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“Slavery must make us better not bitter” – Liberian Vice-President

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The Vice-President of Liberia Jewel Howard-Taylor has charged Africans not to allow slavery to make them bitter but better.

Speaking at the opening of a three-day Heritage and Cultural Society of Africa (HACSA) Summit in Accra today, Wednesday, 7 August 2019, Dr Howard-Taylor said if as slaves Africans could improve the economy of others then as freedmen and women African leaders can manage their economies properly, eliminate corruption, adopt systems of good governance, demonstrate respect for the rule of law, protect human rights and provide opportunities for their children to be the greatness of who they are.

She further charged African leaders to ensure they create new environments where the young people on the continent do not end up as slaves again across the seas into lands which once held their forebears looking for a better life but that better life in her view, can be created on the African continent.

Dr Howard-Taylor said: “Our collective history of slavery should never allow us to be bitter but better. Our history commends us to be better versions of ourselves, to dream to reach out for those dreams and to excel in all that we do. If as slaves we could fight for our freedom and rights, then as freedmen and women we need to protect the rights and freedoms of all.

“If as slaves we could hold onto our culture and values then as free men and women, we can celebrate the richness of our culture and our values and pass them on to the succeeding generations.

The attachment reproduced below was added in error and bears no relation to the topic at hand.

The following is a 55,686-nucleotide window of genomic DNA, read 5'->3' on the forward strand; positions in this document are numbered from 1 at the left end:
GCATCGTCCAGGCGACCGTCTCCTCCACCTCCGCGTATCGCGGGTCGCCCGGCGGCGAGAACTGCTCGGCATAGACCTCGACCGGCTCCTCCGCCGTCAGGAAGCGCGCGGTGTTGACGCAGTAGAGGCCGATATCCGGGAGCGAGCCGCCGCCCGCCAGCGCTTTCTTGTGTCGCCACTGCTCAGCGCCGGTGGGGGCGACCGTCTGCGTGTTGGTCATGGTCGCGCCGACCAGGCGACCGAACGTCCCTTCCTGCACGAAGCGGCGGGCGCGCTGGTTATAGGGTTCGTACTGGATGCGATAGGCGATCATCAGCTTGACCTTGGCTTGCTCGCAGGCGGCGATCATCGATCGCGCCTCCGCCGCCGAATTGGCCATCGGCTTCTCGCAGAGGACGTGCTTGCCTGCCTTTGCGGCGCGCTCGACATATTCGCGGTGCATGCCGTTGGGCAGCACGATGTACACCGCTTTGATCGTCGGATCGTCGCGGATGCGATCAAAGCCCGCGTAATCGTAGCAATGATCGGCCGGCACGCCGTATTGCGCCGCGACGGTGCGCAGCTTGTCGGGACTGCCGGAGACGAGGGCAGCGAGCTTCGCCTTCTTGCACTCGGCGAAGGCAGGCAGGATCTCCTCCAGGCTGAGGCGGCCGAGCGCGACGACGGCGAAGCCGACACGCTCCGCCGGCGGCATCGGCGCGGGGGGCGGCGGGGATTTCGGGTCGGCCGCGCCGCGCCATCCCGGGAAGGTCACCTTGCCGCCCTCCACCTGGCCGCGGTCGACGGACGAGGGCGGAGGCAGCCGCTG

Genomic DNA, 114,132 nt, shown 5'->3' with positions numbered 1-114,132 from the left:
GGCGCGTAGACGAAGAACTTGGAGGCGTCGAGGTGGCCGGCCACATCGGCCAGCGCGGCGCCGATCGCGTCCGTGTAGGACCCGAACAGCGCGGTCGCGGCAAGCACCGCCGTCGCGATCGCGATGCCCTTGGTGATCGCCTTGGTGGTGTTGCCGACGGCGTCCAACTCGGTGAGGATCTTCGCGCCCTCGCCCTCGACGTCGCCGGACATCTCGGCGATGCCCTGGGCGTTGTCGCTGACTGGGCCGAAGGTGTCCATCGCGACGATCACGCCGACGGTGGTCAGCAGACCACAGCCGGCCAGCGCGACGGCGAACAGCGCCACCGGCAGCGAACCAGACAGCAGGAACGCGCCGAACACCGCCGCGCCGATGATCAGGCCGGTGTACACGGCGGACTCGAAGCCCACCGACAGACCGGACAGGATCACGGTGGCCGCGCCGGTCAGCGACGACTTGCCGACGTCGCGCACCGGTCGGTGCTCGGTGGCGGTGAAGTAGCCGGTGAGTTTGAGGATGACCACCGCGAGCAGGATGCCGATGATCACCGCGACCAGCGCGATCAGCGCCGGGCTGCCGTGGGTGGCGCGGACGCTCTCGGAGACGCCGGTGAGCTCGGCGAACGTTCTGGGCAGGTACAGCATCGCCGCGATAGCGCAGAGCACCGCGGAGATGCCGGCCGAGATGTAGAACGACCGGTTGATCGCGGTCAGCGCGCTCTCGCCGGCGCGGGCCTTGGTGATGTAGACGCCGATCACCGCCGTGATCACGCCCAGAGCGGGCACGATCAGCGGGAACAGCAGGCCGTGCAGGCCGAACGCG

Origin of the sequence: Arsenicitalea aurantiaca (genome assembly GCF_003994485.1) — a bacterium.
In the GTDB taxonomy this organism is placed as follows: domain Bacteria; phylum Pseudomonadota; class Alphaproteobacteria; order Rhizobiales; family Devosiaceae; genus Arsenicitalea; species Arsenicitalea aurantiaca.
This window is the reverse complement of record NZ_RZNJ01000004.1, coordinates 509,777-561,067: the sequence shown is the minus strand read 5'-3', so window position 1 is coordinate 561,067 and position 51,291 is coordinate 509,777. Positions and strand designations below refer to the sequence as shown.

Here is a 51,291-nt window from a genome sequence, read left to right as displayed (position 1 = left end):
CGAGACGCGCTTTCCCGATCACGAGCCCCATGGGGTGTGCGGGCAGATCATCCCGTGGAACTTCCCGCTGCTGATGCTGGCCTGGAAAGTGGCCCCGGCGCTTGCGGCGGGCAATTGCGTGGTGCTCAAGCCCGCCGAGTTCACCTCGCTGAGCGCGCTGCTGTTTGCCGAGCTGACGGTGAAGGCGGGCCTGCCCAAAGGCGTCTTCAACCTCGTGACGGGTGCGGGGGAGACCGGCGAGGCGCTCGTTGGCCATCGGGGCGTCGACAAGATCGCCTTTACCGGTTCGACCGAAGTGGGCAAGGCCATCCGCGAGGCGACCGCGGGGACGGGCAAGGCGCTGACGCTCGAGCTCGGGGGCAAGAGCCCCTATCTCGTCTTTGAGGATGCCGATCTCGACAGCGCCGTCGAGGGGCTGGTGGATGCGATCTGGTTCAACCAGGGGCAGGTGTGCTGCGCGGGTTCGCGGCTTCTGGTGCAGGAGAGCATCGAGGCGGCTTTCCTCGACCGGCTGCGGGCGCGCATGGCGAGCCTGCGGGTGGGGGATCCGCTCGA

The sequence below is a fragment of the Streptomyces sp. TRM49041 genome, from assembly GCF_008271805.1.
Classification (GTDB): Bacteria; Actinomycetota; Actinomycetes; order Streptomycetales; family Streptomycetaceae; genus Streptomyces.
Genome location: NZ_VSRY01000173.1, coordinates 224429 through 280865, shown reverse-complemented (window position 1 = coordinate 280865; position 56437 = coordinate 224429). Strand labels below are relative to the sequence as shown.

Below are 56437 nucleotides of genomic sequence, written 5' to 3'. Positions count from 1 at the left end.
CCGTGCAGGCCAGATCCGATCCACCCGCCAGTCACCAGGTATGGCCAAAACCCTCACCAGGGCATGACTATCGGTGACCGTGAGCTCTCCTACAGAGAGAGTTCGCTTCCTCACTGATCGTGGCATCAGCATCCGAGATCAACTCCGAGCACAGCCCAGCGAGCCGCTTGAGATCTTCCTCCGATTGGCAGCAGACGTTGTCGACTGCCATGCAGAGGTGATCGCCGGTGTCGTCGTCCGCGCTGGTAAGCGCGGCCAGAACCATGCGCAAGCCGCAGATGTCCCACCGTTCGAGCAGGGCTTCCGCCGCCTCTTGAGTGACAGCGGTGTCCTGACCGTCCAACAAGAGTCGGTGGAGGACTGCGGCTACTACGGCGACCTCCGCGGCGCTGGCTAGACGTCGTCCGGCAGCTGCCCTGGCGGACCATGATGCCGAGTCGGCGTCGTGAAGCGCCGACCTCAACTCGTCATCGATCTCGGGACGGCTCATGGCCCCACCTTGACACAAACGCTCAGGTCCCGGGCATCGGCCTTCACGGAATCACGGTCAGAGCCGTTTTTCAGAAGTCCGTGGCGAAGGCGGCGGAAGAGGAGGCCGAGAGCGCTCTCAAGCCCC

“If as slaves we could improve the economy of others then as freedmen and women, we can manage our economies properly, eliminate corruption, adopt systems of good governance, demonstrate respect for the rule of law, protect human rights and provide opportunities for our children to be the greatness of who they are.

“We must ensure we create new environments where our children do not end up as slaves again across the seas into lands which once held their forebears for they are running away from our countries and crossing the seas and dying in their thousands looking for a better life but that better life indeed can be created here on the African continent.

“If as slaves we can teach ourselves to read and write and to create an event through the sciences, then as freedmen and women, surely we can provide quality education for the next generation.

“If as slaves our forebears were trapped by what they could imagine and hope to become then as freedmen and women surely we can unchain our minds, adapt to the changing times, unlock the fullness of our human imagination and potential so that boys and girls alike, indeed all of our children can dream and be limited only by the power of their dream and the determination to work to realising those dreams.

“If as slaves we sing with unfailing hope: ‘we shall overcome’ when each day was filled with hopelessness, then as freedmen and women so full of the blessings of life and the hope of promise for a better tomorrow, surely we can sing today that we have indeed overcome. We have overcome not by surrendering our fate to some external force but by setting our own course and determining our own destinies.”

The 2019 HACSA summit will examine the 400-year legacy of the Trans-Atlantic slave trade through which Africans were enslaved, with an aim to link, reunite and reconcile the affected communities and share examples of innovation and creative strategies to overcome that episode’s persisting negative effects.

The summit also coincides with Ghana’s ‘Year of Return’ programme, which, symbolically, marks the 400th-anniversary of the arrival of enslaved Africans in the US and invites the African diaspora back home.

It is on the theme: ‘400 Years On: Legacy, Communities, Innovation’. It involves a full week of learning, commemoration, celebration, networking, debate and heritage tours.

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